Hamas denies Israel’s claim that it was operating out of a now-destroyed building where AP and Al Jazeera had offices

Al Jalaa tower
A thick column of smoke rises from the Jala Tower as it is destroyed in an Israeli airstrike in Gaza city controlled by the Palestinian Hamas movement, on May 15, 2021

  • Hamas says it wasn’t using a building housing prominent media outlets that Israel destroyed.
  • The building, which housed AP and Al Jazeera offices, was destroyed via a Saturday airstrike.
  • The recent fighting has killed at least 204 Palestinians and 10 Israelis.
  • See more stories on Insider’s business page.

Hamas on Monday rejected the Israeli government’s assertion that the militant group was operating out of a Gaza building that housed prominent media outlets and was destroyed by an Israeli airstrike over the weekend.

“Hamas did not have any military or intelligence operations in Al-Jalaa Tower,” Basem Naim, a Hamas official who is the head of the Council on International Relations in Gaza, told The Intercept. Naim’s comments were the first official denial from Hamas to the international media regarding Israel’s claims about the strike.

“We don’t operate anything related to the military wing from civilian houses,” Naim said.

The Associated Press and Al Jazeera, which had offices in the now-destroyed building, have called for an independent investigation into the strike.

The Jerusalem Post, citing anonymous Israeli officials, in a report over the weekend said the US had been provided with a “smoking gun” proving Hamas was using the building.

But Secretary of State Antony Blinken on Monday said he’d not personally seen any evidence backing up Israel’s claim that Hamas operated out of the building, and the White House has also not said whether it’s been provided with intelligence to back up Israel’s assertions.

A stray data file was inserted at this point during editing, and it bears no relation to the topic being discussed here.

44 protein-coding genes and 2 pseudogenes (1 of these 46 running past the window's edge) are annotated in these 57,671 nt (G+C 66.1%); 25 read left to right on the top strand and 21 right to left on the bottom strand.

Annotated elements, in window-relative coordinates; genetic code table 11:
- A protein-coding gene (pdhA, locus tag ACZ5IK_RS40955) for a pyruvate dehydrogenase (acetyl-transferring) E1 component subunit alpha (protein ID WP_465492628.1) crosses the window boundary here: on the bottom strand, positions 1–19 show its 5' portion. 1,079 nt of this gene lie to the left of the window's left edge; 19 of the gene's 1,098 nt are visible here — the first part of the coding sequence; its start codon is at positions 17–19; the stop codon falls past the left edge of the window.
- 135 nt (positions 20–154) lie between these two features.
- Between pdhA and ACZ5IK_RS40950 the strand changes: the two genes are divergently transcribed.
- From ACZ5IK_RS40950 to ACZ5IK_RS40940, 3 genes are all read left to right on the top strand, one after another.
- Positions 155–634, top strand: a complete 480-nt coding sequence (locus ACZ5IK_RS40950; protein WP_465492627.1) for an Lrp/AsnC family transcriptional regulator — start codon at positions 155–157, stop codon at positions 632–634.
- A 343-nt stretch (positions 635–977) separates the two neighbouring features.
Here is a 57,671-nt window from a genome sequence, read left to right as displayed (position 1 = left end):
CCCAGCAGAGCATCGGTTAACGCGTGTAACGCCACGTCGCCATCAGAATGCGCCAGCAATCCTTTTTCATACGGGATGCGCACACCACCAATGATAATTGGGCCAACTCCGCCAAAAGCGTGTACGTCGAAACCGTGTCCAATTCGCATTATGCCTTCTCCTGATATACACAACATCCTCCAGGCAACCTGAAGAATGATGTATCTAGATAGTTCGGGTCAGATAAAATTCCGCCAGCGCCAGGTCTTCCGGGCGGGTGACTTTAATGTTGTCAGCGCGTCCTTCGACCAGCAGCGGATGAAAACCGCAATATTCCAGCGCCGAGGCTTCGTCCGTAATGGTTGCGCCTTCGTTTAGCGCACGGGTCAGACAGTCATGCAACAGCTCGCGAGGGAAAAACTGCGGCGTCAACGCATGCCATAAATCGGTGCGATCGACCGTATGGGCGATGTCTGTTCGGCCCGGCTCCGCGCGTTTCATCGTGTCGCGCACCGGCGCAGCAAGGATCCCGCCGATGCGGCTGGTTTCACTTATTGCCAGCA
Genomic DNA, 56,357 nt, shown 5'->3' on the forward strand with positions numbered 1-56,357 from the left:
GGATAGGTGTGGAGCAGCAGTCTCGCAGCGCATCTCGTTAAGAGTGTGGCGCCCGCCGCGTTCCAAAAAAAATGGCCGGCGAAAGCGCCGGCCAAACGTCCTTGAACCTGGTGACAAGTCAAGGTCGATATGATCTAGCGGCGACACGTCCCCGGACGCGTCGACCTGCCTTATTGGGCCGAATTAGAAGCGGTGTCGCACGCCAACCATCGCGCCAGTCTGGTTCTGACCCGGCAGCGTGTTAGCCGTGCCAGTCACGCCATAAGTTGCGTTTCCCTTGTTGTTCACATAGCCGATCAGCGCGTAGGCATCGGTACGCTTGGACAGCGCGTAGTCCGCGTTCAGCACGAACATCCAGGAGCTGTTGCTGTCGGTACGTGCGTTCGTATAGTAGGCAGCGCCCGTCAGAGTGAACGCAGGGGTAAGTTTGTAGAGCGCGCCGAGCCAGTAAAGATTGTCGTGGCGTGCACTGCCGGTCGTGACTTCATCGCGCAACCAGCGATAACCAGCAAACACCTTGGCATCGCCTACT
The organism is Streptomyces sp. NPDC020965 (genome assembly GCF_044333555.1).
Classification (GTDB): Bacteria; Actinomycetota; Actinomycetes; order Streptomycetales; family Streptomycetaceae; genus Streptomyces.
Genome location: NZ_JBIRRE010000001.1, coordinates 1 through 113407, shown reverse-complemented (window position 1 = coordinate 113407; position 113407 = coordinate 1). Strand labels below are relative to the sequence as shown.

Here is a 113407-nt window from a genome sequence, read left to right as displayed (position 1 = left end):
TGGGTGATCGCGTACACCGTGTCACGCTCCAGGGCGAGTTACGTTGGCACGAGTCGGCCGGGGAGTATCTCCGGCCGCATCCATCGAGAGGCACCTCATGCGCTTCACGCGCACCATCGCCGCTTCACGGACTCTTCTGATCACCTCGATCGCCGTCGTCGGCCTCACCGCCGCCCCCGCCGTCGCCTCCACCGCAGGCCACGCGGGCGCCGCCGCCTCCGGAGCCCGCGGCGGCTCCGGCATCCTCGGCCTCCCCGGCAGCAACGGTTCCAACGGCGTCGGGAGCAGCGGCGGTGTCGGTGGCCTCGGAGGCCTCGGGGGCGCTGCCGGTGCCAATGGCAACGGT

“I’m not going to be in a position now or ever of committing or confirming who has or hasn’t seen intelligence,” White House press secretary Jen Psaki said to reporters on the matter during Monday’s press briefing.

The Israeli government is facing growing criticism from human rights groups over airstrikes during the past week that have leveled several large buildings in Gaza.

“There is a horrific pattern emerging of Israel launching air strikes in Gaza targeting residential buildings and family homes – in some cases entire families were buried beneath the rubble when the buildings they lived in collapsed,” Saleh Higazi, Amnesty International’s deputy director for the Middle East and North Africa, said in a statement on Monday. “Deliberate attacks on civilians and civilian property and infrastructure are war crimes, as are disproportionate attacks.”

At least 204 Palestinians, including 58 children and 34 women, have been killed as the fighting has intensified since last Monday, according to Gaza’s health ministry, per Reuters. At least 10 people in Israel, including two children and a soldier, have also been killed.

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